Speaking in Zug, Europe’s “Crypto Valley”, Seoul Mayor Park Won-soon, reaffirmed his campaign promises by announcing a robust plan for blockchain funding and development in the capital city.
During his Crypto Valley stop on an 11-day European excursion, Park revealed his intentions to foster blockchain technologies in Seoul with a city government fund of KRW 100 billion (USD 88.9 million) for blockchain startups by 2022.
Korean news website Joongang Daily reported that local government entities will too be building on this. The Seoul Metropolitan Government said that it is set to establish two technology complexes by 2021; it will house a total of 200 blockchain companies at the Gaepo Digital Innovation Park and the Seoul Innovation Hub.
In a statement, the Seoul Metropolitan Government also said, “In the Gaepo Digital Innovation Park, we intend to build a separate blockchain building by 2021 to attract start-ups, small and medium-sized companies as well as conglomerates working in the field both in and out of the country to do more R&D work in the sector.”
There are also plans in place to establish two training centers at these locations to nurture a new generation of 730 blockchain experts over the next five years. South Korea’s Ministry of Science and ICT approximates that there are presently around 600 blockchain experts in Korea, claiming that this is not enough to have a “globally competitive edge in the sector”.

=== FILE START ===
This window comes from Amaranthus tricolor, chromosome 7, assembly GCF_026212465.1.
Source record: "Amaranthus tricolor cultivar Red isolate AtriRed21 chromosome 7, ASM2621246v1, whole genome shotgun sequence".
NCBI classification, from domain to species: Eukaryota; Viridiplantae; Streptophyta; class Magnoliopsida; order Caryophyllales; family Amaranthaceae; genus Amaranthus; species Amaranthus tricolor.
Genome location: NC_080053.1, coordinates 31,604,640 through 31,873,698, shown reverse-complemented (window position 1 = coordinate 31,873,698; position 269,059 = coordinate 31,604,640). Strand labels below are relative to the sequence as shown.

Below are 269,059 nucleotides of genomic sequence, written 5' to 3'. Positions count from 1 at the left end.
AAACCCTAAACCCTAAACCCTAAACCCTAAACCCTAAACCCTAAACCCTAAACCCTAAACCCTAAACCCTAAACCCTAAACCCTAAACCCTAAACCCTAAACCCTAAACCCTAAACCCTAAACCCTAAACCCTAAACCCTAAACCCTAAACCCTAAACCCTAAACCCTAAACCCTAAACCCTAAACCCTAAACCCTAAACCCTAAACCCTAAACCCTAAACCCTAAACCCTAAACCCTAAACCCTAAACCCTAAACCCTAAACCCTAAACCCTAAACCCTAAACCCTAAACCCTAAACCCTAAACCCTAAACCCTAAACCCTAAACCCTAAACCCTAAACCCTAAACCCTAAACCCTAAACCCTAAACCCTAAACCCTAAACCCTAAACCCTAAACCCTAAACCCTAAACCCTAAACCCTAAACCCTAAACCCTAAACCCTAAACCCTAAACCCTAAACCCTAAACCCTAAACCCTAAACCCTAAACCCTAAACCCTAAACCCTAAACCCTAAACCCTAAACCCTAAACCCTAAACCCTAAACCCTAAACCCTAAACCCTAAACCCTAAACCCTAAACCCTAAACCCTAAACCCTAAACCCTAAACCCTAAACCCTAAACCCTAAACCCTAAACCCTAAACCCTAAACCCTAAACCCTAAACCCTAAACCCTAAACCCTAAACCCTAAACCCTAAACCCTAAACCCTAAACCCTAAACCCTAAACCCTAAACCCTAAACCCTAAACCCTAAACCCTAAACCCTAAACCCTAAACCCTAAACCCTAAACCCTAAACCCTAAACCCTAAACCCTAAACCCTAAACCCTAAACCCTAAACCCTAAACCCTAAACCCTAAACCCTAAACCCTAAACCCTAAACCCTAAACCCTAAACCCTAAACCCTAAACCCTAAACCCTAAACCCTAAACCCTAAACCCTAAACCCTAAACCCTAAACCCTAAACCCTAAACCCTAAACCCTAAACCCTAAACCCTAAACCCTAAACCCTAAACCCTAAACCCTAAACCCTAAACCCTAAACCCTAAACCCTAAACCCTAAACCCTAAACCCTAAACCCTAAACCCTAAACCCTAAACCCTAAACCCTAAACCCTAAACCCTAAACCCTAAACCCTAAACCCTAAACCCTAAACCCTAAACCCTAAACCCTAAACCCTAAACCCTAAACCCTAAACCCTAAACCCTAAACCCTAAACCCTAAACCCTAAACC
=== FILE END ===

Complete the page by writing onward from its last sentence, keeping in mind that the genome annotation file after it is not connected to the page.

The famed Crypto Valley of Zug in Switzerland is where renowned blockchain firms such as the Ethereum Foundation and ConsenSys operate. According to South Korean media outlet Yonhap News, Zug is also home to around 250 “blockchain-based” companies.
Park said at Zug city hall, “It is the plan of the Seoul city government to create an ecosystem of blockchain here, with hopes that the city will be globally recognized as a blockchain hub… We will try to attract many blockchain experts into Seoul, just like Zug. For this, we will need to establish an environment that is friendly for innovative blockchain companies.”
Seoul, “Testbed City”
The city is also to experiment with 14 blockchain projects over these next five years, as part of this plan, blockchain technology will be implemented into Seoul’s administrative processes, which Park believes will “set a precedent for all cities in Korea”.
Referencing the 1.15 million people in Seoul who are recipients of welfare funds, the mayor believes that the blockchain will remove the difficulties of paperwork and verification processes that usually go through multiple agencies before they can get support.
He adds, “Seoul is truly a testbed city for the technology. And I think if anyone, the city government of Seoul should lead this innovation.”
A notable project that was revealed is the combination of blockchain tech and a voting platform, which according to the city government, will increase public confidence in vote results. This project appears to offer versatile options beyond that of the political spheres.
To give an example, Park described a scenario in which tenants of an apartment complex in Seoul could vote on whether or not it should be renovated, and that blockchain technology enables this system to be trustworthy and increase voter turnouts.
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